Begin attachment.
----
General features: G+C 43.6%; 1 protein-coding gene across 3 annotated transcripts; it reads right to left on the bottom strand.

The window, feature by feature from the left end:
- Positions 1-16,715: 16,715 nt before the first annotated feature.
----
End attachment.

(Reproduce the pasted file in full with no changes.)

General features: G+C 43.6%; 1 protein-coding gene across 3 annotated transcripts; it reads right to left on the bottom strand.

The window, feature by feature from the left end:
- Positions 1-16,715: 16,715 nt before the first annotated feature.